Amyloidosis: 3 Warning Signs Doctors Don’t Warn Patients About

Amyloidosis – diagnosis written on a white piece of paper. Syringe and vaccine with drugs.

The diagnosis of Amyloidosis is often delayed or missed. Routine heart failure assessments such as echo and electrocardiogram (ECG), along with advanced imaging techniques, can help identify clues on the diagnostic pathway. By increasing your suspicion of Amyloidosis, you can identify patients who may require further testing to make a diagnosis.

Some familiar signs/symptoms that could be clues for cardiac amyloidosis, which include:

– Strain imaging showing apical sparing or apical preservation
– Longitudinal strain seen on echocardiography is reduced in the basal and midwall area; however, the apical strain is spared or preserved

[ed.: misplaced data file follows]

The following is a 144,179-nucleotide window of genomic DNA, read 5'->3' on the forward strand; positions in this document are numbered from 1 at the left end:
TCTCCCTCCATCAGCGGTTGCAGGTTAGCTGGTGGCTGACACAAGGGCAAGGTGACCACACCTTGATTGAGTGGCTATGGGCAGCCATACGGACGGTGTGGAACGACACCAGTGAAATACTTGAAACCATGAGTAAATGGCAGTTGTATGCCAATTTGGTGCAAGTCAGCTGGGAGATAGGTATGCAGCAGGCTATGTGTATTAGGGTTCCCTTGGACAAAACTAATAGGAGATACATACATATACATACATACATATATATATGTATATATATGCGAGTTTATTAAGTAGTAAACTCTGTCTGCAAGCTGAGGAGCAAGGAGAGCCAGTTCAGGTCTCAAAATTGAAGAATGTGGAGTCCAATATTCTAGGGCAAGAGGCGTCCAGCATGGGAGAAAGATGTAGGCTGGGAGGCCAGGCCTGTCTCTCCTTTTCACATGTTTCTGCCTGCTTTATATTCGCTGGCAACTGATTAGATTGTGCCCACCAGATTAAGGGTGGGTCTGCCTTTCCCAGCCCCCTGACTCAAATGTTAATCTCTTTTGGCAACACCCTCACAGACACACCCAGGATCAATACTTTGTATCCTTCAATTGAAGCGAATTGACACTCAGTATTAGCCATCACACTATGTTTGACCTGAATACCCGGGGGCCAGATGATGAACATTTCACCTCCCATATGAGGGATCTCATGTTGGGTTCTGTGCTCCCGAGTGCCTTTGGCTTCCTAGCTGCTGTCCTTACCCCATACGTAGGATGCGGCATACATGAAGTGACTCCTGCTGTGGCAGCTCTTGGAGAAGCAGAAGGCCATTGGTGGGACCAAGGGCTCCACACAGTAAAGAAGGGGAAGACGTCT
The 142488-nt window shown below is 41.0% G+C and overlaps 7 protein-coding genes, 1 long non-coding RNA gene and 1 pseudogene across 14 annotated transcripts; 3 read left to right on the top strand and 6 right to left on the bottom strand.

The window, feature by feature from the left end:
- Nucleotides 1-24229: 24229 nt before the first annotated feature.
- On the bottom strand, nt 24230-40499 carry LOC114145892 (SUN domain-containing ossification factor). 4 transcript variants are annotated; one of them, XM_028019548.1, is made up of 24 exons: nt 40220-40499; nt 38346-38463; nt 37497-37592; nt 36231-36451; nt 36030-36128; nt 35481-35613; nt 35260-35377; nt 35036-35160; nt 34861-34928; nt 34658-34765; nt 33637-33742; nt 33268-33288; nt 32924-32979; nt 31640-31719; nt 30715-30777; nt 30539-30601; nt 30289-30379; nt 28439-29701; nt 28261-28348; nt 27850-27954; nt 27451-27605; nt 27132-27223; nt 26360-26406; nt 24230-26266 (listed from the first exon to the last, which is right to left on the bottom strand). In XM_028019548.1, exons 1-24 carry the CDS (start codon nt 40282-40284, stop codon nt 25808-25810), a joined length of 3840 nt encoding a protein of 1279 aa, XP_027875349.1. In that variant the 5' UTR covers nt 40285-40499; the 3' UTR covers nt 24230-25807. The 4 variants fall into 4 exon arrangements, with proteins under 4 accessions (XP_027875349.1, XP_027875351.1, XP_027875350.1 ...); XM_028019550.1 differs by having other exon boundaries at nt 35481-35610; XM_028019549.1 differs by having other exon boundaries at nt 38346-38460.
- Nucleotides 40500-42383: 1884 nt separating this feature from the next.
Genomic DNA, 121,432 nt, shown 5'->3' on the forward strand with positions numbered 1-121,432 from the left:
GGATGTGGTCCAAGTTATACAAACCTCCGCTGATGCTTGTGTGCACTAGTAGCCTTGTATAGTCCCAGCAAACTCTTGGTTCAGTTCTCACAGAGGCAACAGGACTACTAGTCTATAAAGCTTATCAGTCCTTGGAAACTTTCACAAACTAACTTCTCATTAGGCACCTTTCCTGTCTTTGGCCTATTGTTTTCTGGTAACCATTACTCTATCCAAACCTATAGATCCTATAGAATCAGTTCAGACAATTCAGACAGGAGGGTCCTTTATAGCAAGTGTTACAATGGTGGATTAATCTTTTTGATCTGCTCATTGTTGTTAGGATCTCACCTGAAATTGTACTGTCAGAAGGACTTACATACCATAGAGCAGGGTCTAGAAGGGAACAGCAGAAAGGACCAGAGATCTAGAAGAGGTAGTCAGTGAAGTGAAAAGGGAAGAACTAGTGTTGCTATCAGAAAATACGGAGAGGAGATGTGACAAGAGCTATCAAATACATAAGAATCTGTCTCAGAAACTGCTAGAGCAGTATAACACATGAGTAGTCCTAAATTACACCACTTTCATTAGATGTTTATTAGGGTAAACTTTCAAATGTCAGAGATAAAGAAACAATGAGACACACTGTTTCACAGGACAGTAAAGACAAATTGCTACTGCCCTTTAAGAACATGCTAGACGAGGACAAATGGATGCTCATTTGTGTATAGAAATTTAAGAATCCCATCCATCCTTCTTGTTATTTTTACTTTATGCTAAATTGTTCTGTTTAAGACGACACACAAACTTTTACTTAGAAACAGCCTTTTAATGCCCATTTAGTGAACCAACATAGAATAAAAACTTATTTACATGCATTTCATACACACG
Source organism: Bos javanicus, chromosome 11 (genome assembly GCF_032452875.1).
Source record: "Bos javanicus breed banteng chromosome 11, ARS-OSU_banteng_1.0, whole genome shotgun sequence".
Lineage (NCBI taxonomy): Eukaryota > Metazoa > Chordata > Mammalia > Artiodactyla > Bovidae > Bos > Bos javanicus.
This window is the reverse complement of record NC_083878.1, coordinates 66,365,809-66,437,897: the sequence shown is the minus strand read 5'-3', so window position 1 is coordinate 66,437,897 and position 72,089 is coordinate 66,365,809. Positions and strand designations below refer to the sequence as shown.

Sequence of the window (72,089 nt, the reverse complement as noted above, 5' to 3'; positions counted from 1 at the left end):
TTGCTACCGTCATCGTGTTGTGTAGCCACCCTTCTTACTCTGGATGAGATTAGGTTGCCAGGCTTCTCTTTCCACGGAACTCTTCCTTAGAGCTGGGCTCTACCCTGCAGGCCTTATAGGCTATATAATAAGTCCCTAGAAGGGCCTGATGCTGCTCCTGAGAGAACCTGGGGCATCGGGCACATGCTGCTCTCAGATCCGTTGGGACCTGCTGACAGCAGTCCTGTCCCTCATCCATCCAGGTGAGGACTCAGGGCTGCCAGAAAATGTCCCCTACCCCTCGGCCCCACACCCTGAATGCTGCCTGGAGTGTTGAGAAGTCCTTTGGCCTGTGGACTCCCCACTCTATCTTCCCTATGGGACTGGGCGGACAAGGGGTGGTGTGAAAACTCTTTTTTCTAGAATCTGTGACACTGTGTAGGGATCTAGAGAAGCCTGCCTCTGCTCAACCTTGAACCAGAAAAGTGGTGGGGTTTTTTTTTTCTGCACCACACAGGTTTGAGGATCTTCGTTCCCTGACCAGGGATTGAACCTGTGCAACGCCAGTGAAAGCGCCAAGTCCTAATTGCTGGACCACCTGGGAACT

– A history of bicep tendon rupture
– A diagnosis of hypertrophic cardiomyopathy
– Arrhythmias such as atrial fibrillation (most common) and conduction abnormalities, which may require a pacemaker
– Aortic stenosis (AS) and ATTR-CM may occur in elderly patients, notably those with a low-flow, low-gradient AS pattern
– Hip and knee arthroplasty

Furthermore, here are a few things we don’t hear much about, but definitely need to be apart of the conversation before ruling out or ruling in amyloidosis:

1. Heart failure with preserved ejection fraction in patients typically over 60
– In ATTR-CM, diastolic function is impaired due to amyloid fibril deposition in the myocardium, resulting in thicker and inelastic ventricles, thereby decreasing stroke volume. It is not until the later stages of ATTR-CM disease that ejection fraction drops

– Imaging clues, such as reduced longitudinal strain with apical sparing, may help increase suspicion

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